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Wat Phuak Chang (วัดพวกช้าง)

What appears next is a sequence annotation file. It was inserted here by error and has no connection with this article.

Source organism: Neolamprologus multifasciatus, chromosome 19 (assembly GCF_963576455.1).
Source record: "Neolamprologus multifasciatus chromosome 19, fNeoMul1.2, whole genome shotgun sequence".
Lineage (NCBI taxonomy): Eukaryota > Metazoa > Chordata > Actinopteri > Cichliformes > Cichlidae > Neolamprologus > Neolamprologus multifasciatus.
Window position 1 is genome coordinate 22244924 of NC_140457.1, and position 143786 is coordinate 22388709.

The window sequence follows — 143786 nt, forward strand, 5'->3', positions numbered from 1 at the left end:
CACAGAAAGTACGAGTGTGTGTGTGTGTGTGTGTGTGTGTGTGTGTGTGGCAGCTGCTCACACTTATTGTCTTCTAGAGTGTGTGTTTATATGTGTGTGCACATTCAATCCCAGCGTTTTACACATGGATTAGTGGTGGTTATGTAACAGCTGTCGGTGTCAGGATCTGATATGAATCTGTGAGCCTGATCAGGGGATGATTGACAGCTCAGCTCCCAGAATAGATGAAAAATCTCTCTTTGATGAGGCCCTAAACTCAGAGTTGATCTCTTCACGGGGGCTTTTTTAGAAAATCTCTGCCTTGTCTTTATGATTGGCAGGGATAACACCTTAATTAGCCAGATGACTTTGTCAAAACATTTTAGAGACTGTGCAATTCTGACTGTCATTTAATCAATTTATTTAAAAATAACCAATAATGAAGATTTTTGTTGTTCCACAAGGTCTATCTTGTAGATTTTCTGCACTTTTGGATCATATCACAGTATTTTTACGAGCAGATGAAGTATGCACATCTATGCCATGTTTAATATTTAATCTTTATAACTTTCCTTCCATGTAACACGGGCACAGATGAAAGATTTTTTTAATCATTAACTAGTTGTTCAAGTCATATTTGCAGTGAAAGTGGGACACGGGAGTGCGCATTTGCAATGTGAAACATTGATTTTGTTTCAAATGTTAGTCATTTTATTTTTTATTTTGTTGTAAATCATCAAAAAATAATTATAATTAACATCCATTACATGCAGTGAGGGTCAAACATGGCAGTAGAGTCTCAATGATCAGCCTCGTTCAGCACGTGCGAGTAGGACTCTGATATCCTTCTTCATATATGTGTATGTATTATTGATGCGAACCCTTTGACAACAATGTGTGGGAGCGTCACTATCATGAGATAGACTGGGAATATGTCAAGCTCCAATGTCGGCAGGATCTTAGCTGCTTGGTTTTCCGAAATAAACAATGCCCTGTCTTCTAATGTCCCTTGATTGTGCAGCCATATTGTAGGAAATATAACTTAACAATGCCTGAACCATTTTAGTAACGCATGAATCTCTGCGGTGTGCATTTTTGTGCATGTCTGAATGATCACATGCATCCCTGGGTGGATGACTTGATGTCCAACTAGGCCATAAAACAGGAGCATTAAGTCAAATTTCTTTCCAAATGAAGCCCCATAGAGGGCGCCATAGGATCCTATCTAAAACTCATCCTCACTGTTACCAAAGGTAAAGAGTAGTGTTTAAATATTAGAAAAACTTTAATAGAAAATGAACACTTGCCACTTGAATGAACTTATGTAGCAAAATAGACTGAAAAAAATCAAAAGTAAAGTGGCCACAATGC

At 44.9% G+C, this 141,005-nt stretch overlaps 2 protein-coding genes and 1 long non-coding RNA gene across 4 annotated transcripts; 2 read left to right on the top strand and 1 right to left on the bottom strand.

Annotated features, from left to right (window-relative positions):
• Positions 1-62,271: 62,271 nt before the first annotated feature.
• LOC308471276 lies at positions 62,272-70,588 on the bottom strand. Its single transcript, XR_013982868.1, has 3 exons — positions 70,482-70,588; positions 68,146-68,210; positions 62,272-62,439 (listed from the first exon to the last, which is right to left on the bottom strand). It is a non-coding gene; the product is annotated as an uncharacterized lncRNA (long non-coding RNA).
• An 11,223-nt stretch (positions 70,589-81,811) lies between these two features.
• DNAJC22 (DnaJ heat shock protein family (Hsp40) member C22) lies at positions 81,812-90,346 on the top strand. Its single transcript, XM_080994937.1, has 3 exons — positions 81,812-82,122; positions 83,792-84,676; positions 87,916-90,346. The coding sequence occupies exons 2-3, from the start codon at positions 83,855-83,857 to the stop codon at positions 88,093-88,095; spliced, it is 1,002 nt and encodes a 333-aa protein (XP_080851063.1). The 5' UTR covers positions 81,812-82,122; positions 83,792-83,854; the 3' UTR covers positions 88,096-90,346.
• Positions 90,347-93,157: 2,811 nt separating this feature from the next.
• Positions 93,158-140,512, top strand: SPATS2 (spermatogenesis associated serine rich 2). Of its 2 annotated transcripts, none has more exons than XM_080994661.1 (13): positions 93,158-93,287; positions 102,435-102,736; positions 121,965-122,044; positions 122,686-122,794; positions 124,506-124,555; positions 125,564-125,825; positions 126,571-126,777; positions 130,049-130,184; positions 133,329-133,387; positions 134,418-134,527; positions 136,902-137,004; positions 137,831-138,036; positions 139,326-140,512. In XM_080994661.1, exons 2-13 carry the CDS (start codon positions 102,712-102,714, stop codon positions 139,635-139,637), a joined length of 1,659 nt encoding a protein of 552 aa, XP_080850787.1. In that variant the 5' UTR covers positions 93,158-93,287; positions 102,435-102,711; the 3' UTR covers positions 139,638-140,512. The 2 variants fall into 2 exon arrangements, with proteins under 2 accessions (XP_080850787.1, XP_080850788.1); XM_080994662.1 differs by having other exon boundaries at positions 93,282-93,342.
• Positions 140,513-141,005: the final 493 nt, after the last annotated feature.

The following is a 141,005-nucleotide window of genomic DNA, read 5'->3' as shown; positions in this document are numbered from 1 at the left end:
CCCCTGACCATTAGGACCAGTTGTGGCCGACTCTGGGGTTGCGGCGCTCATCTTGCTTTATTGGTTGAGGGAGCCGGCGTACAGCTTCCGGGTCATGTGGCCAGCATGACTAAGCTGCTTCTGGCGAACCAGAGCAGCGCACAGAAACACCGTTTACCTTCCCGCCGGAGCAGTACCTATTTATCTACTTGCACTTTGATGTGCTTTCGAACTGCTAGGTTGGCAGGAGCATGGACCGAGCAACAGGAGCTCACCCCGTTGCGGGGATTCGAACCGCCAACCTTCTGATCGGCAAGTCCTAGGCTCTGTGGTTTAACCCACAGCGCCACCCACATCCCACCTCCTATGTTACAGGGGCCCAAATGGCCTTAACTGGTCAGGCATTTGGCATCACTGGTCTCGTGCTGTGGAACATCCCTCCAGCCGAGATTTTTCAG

Thai. Temple of a Crowd of Elephants’. Name of a small Buddhist temple in the tambon Haiya (หายยา) in Chiang Mai's city centre, just outside the ancient city walls, directly opposite from the southeastern corner of the city moat. It was reportedly built in 1497 AD, in the reign of Phaya Meuang Kaew (1495-1526 AD), and was renovated several times, including in the periods when Chiang Mai was a vassal under Burma and under Rattanakosin. The result is a mixture of Thai-Lan Na and Burmese architectural styles, such as the staircases adorned with mango-shaped ornaments (fig.). Previously, this temple was known as Wat Bua Ngun (วัดบัวเงิน), i.e. Silver Lotus Temple and Wat Jok Pok (วัดจอกปอก), i.e. Temple of the Unwrapped Drinking Glass. The current name indicates that in the past there were many elephants in the area of this temple, likely domesticated elephants with their mahouts living in the neighbourhood in order to tend their animals that were kept outside the city walls. The temple compound has a wihaan with a naga staircase, and a pagoda with a rectangular base that has red niches that contain gilded Buddha images and which is topped with a bell-shaped chedi, as well as with small statues of Manuthiha, i.e. a mythological, sphinx-like creature from Burma, with a half-man half-lion body (fig.), that surround the top of the base. At the side of this pagoda is a statue of a Burmese style lion, known as a chintha, and of a White Elephant. The compound also has an attractive pavilion, known in Thai as Sala Baat (ศาลาบาตร) and in English referred to as the Merit Pavilion, which contains a Buddha image seated in the maravijaya pose, and which is flanked by bas-reliefs of thevada, some wooden tung kradahng (fig.), and a pair of phum dokmai (fig.), each enclosed with u-ba and topped by a lotus bud.